Wednesday’s Child

Prompt: It was Wednesday, the day of kindness.

The sun dipped low on the horizon and with its descent, Savina could feel the tension settling into her shoulders. In the reddening sky, the smiles on everyone she passed felt sinister. A reminder that the truce of today would not continue through the night. She resisted the urge to clutch her knapsack to her body. She forced herself to keep walking with her head held high.

Once she left the crowded market, her steps quickened. She had to make it to her hideout before the night settled around her. The path through the woods was treacherous in the dark, full of roots that came alive in the night to snag ankles and cracks that opened in the ground to swallow feet. She could not afford to have an injury when the sun rose.

In the morning the villagers turned into a band of pitchfork-brandishing and torch carrying monsters.

The day of kindness. What a misnomer.

It was the day that the villagers let the outcasts come into town.

They fed them.

They bathed them.

They cared for their injuries.

If they were sick, they gave them medicine.

After all, where was the fun in hunting prey that was too weak to put up a fight?

She gate she passed through was rudimentary—she could easily clamber over the waist-high wooden structure even had they closed it, but it was not there as a physical barrier to keep villagers in or outcasts out. It was a reminder that she did not belong. A visual separation of us and them.

When she was a little girl, there was no fence, no gate to keep children from wandering into the woods.

All it took was one night in the woods to receive the brand of outcast. Even at the tender age of seven Savina was not welcomed back into the village when she finally managed to retrace her steps home. For half her life she hid in the forest only coming into town on the day of kindness. Even after seven years of peering into the faces of strangers, she could find no one familiar. Not a trace of her mother or her father. Not so much as a glimpse of her brothers. They vanished on the same night she left town.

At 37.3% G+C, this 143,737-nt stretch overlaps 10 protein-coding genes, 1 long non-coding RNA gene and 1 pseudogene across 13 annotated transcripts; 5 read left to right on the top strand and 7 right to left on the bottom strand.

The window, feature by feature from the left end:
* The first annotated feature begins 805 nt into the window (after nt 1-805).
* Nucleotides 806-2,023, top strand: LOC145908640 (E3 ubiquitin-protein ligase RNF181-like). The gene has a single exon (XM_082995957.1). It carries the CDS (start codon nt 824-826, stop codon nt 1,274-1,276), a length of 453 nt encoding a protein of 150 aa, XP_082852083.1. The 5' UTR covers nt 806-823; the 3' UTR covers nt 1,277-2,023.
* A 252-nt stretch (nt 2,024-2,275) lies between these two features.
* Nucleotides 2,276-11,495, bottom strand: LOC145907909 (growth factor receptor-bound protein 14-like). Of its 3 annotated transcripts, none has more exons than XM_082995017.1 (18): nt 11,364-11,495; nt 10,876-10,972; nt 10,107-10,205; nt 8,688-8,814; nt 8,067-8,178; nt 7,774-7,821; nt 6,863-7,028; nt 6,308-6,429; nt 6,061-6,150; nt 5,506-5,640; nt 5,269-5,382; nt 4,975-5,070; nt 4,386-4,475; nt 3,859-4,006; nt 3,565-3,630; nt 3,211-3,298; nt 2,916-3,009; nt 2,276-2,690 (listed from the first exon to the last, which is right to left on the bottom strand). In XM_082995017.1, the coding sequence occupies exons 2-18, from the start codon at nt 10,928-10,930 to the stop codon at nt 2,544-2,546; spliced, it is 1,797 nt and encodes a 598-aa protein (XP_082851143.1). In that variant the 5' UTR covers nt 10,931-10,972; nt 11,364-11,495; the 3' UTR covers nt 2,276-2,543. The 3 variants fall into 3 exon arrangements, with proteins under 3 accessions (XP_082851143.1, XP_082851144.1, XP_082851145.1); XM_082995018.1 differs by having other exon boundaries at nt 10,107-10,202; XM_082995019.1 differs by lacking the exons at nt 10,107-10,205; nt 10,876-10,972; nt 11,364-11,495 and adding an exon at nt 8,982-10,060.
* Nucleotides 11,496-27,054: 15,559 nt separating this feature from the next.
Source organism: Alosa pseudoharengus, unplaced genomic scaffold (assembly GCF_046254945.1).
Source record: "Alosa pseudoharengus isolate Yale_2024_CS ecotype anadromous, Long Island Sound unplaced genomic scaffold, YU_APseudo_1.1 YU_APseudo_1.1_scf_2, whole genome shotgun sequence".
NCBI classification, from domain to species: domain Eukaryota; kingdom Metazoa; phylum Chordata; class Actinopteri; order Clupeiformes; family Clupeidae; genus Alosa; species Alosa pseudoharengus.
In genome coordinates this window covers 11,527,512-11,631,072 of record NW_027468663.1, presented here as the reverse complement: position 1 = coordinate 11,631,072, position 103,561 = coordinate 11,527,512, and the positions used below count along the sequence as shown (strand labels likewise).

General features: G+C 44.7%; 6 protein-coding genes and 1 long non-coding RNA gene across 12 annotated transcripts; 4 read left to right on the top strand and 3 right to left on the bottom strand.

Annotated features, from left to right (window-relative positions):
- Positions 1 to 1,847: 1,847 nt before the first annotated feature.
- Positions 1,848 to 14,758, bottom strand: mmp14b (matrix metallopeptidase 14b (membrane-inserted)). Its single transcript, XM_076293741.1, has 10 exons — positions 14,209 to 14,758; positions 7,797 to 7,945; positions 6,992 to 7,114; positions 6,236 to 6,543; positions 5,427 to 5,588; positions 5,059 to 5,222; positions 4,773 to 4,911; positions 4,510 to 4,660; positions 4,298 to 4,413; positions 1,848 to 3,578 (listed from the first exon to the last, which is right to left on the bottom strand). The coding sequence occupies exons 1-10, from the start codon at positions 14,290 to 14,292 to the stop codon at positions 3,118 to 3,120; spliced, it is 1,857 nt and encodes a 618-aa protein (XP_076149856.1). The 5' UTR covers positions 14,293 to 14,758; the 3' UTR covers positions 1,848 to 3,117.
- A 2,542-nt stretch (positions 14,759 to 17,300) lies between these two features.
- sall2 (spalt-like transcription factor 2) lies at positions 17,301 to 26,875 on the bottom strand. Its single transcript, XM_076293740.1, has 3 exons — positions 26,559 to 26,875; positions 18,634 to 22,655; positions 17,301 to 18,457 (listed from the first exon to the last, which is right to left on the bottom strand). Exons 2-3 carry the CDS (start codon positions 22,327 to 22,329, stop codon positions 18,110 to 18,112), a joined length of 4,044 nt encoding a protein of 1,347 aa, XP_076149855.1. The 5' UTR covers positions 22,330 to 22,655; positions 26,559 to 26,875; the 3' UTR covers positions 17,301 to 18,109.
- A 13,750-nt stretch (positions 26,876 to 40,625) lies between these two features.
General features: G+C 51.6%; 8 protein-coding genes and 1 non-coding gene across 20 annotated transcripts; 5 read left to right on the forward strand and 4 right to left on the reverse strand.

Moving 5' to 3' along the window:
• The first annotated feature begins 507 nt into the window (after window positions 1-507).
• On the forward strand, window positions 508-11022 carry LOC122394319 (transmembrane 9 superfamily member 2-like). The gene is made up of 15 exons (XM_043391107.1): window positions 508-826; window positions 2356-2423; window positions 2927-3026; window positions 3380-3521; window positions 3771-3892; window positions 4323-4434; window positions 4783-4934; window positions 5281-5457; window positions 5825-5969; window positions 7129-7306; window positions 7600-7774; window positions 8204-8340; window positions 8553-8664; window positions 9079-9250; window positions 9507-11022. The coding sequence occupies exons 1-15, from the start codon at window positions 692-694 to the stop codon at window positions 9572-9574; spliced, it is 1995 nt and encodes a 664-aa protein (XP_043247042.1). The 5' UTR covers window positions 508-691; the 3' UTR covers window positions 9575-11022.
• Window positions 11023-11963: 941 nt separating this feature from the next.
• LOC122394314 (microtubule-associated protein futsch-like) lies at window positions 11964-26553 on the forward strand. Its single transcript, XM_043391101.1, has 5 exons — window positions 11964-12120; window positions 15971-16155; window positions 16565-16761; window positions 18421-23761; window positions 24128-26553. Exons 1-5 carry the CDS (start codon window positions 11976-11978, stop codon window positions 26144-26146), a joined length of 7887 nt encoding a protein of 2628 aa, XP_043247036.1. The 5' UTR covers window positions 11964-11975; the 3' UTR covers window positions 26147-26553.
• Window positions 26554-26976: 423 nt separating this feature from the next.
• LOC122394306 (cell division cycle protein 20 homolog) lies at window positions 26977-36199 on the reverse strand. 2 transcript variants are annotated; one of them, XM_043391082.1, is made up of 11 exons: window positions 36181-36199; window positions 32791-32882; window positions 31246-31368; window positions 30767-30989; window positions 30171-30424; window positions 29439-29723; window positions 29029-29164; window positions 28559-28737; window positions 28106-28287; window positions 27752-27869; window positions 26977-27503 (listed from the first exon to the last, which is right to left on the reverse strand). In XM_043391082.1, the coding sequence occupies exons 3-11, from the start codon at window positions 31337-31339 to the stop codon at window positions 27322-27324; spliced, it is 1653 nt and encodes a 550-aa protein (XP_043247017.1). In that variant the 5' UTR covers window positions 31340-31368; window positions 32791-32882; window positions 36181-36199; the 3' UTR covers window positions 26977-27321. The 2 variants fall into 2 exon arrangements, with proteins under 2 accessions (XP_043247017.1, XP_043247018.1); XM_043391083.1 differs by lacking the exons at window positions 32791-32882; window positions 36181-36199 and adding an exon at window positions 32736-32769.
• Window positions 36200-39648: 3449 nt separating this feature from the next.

At the first bend of the road that took her behind the covering of a hill, Savina stepped off the path. Her steps were measured as she walked into the forest. Twelve steps and then a left at the tree that looked like a woman sitting in a rocking chair. Twenty-eight steps and the ground began to slope abruptly. She sat on the edge and scooted forward until her feet dangled over the steep drop. She drew in a sharp breath and shoved forward, free-falling to land on a narrow ledge several feet below that protruded out of the side of the cliff.

She continued to make her way down to the bottom where her cave awaited her—six steps to the left, four rocks down and three over (she’d reversed it once and nearly fallen to her death), a hop, skip, and a jump.

She tied the laces of her shoes together and draped them over her neck. Her bare toes found purchase in the ivy and rough stone, and she gripped a handful of the vines as she made her final descent.

When her toes tangled in vines and found no rock, she knew she’d reached the cave. She kicked her feet clear and dropped down onto the smooth stone ledge.

“Savina?” A rasping voice carried through the vines. She pushed through them and slammed into someone and it was only her quick reflexes that kept them both on their feet.

She blinked against the darkness, unable to make out the form of the person she ran into, but she recognized him by his voice and bony frame. “Marius, you should not be up.” She did not add that if he was going to be about, he should have at least tended to the fire. “Come.” She draped his arm over her shoulder and slid his arm about his frail waist helping him limp the few steps to the rough pallet they’d cobbled together in their years spent in the cave.

She tucked the threadbare blanket around his shoulders and then went over to the fire pit. Warmth still radiated from the ashes—a good sign that there might be a few embers still smoldering that would help her spark a new blaze. She cleared as many of the ashes as she could easily scoop out until she could see the faint red glow of embers and laid fresh kindling. Even before she reached for the flint, smoke began to rise from the pile. Before long, she had a decent fire blazing.

In the light, she could make out her companion’s features. Pustules disappeared into the neckline of his thin shirt. “I brought more ointments.”

She’d tried to take him to the day of kindness once, but even their charity did not extend to his weeping sores. Even if he were physically able to make the journey, he would not be welcome. As soon as they saw his sores they brandished torches and ordered him to leave. Savina did not visit for many weeks and when she returned the earth was scorched and the bathhouse no longer existed. A new structure stood in its place.